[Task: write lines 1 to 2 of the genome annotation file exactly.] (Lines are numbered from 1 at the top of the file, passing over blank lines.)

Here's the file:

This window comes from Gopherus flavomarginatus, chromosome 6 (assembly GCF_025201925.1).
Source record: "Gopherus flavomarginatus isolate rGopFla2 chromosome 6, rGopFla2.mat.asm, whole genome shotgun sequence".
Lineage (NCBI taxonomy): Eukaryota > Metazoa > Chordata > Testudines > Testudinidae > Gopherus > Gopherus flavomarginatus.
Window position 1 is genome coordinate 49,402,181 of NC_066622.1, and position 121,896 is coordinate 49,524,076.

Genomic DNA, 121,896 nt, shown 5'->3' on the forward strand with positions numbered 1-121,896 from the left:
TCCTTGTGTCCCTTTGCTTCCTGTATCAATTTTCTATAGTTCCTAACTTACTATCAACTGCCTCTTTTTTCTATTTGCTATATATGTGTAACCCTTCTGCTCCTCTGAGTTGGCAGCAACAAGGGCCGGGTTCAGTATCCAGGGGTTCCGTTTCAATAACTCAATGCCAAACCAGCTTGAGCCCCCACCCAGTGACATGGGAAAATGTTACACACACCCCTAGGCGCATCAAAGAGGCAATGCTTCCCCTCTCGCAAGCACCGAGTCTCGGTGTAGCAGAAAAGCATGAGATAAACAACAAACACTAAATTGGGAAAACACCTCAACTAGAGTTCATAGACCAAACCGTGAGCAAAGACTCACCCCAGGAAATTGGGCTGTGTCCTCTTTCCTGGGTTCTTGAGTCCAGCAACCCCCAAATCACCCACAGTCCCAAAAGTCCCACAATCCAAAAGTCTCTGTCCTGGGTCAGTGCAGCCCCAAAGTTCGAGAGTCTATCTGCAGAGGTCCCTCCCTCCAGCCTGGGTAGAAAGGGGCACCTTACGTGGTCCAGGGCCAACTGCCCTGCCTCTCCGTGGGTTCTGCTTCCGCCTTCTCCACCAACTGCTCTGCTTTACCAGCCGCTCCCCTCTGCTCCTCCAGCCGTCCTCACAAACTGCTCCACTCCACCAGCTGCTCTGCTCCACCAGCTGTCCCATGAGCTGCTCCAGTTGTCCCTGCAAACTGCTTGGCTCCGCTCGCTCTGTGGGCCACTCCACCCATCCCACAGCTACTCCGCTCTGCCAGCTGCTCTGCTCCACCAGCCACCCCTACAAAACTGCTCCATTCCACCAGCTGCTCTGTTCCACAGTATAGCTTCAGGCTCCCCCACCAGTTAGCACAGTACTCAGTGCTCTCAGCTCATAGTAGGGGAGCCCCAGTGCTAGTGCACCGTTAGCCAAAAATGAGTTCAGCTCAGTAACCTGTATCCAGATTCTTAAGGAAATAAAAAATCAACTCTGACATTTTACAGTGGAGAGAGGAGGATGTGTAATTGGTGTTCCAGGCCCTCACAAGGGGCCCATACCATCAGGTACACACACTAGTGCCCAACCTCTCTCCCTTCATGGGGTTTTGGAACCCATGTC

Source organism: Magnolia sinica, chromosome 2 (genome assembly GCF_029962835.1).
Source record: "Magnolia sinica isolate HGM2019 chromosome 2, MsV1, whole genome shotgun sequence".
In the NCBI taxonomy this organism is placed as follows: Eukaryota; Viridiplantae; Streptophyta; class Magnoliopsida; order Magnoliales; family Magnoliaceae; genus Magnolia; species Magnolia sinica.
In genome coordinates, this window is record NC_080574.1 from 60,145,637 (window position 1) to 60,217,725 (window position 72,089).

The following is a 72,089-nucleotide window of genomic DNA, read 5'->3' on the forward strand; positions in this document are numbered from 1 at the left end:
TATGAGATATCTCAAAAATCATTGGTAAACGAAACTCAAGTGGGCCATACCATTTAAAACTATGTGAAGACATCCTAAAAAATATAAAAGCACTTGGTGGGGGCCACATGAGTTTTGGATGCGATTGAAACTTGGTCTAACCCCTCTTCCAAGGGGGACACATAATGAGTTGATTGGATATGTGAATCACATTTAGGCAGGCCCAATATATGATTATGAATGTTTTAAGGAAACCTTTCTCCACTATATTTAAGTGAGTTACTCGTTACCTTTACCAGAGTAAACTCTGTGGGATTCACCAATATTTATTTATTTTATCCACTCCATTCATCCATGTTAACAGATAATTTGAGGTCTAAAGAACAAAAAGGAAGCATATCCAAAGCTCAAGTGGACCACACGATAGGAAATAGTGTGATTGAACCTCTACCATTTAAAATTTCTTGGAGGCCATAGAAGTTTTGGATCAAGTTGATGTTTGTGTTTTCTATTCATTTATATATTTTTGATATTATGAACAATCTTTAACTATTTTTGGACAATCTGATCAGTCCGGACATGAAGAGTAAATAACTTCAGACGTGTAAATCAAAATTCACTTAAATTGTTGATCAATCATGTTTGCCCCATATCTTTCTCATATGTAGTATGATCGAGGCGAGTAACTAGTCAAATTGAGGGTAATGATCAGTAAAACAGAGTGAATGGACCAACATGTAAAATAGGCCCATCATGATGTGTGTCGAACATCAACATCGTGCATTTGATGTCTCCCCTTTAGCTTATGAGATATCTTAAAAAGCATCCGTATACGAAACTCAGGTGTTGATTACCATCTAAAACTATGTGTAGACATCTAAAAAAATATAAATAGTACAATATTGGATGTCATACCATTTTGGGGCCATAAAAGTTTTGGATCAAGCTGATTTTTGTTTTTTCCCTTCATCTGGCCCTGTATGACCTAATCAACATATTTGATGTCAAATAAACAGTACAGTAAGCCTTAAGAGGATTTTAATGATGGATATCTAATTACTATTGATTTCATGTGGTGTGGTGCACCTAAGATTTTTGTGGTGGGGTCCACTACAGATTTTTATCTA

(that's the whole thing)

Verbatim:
This window comes from Gopherus flavomarginatus, chromosome 6 (assembly GCF_025201925.1).
Source record: "Gopherus flavomarginatus isolate rGopFla2 chromosome 6, rGopFla2.mat.asm, whole genome shotgun sequence".